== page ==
Thursday, October 23, 2014

Effect of Color-Coded Notation on Music Achievement of Elementary Instrumental Students

Effect of Color-Coded Notation on Music Achievement of Elementary Instrumental Students
George Rogers, Journal of Research in Music Education, January 1991, Volume 39, Issue 1, p. 64 - 73


This research study examined the use of color-coded notation on 92 grade five and six beginning band students. The goal of the study was to determine if using color-coded music would have any effect on the students’ ability to memorize music, sight-read or identify letter name notes. Divided into two groups from two different schools, the experimental group was given color-coded materials and traditional method books where the notes had been highlighted in different colors. The control group used the same curriculum, but non-colored. The results were interesting. Color-coding seemed to have no effect on the students’ ability to memorize music, but for sight reading, and in particular note naming, the research study did show that color-coding had an effect on a higher degree of test score accuracy. In addition to those results, the study highlighted the effect of color-coding on a special needs class and showed that it played a significant role in note identification. The study also revealed that 65% of students said that using color-coded notation made it easier for them to play. At the time this research study was undertaken, there had been no research done in color-coding in music education.

Color-coding as an educational tool has been well documented. The paper cites several research studies that showed using color-codes in numeracy and literacy materials improved performance results and test scores. According to Rogers, the brain responds well to color as a learning tool because “stimuli received through several senses excites more neurons in several localized areas of the cortex, thereby reinforcing the learning process and improving retention”. In other words, the brain gets excited by colors and this results in better learning.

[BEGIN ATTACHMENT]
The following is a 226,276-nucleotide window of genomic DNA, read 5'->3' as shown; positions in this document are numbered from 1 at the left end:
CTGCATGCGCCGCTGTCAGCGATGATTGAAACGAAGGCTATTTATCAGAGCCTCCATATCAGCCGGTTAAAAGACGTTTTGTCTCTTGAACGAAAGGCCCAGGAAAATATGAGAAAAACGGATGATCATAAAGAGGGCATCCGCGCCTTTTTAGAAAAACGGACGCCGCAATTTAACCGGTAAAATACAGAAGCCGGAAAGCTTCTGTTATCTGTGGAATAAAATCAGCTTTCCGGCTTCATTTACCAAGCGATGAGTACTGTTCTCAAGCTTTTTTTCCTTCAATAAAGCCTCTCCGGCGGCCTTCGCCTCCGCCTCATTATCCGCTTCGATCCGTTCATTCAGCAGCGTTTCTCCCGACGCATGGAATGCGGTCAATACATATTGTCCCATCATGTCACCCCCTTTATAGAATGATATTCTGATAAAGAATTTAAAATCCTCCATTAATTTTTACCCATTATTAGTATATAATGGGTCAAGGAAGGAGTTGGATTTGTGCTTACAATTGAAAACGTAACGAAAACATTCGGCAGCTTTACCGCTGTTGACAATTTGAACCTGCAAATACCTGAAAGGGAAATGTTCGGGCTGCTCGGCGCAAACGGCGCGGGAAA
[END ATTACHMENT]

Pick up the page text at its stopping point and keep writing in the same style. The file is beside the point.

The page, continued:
In the beginning band classroom the ability to read simple notation and letter name notes is often challenging; especially for the special needs child. The black and white language of sticks and circles squeezed into a five line staff can be overwhelming to students who don’t process information as quickly and efficiently as others. Color-coding, as the study reveals, has been used over the years in various subject areas.  Students take for granted the colorful Venn diagrams and graphs of math and science text books.   I remember being engaged by colorful math textbooks from the 70’s and the colored letters of the alphabet on Sesame Street.  It seems logical that colors applied to numbers or letters could also be a beneficial pedagogical aid in music and score reading.  If B on the third line of the staff is pink but A on the space below is orange, one would think that at the very least, students would be able to identify and understand that these are two different notes, and therefore, two different sounds.

In my own work with learning differentiated students, I am using numbers to identify the notes of the B flat scale. I am intrigued by the possibility that using colors has the potential to reinforce the different notes, particularly if I use color in the early stages and continue to use color as I transition to the actual note names. In the study, special needs students did well when they were tested with color-coded notes, and became highly dependent on this system. However, they resisted being tested with non-colored notation, some refusing to even try. This raises concerns that color coding and in extension, non-traditional score curriculum could have a negative impact that might restrict or impair score reading as students advance to higher grades in music education.